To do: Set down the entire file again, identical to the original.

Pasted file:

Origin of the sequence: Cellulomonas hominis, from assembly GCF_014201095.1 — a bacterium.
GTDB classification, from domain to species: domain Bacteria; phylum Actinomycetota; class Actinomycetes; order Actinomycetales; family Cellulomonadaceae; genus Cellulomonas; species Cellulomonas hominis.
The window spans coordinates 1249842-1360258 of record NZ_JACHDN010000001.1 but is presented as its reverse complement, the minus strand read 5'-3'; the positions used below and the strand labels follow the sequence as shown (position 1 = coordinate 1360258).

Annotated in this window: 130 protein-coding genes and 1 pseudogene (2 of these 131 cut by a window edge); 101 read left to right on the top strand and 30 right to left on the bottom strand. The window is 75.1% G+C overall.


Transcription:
Origin of the sequence: Cellulomonas hominis, from assembly GCF_014201095.1 — a bacterium.
GTDB classification, from domain to species: domain Bacteria; phylum Actinomycetota; class Actinomycetes; order Actinomycetales; family Cellulomonadaceae; genus Cellulomonas; species Cellulomonas hominis.
The window spans coordinates 1249842-1360258 of record NZ_JACHDN010000001.1 but is presented as its reverse complement, the minus strand read 5'-3'; the positions used below and the strand labels follow the sequence as shown (position 1 = coordinate 1360258).

Annotated in this window: 130 protein-coding genes and 1 pseudogene (2 of these 131 cut by a window edge); 101 read left to right on the top strand and 30 right to left on the bottom strand. The window is 75.1% G+C overall.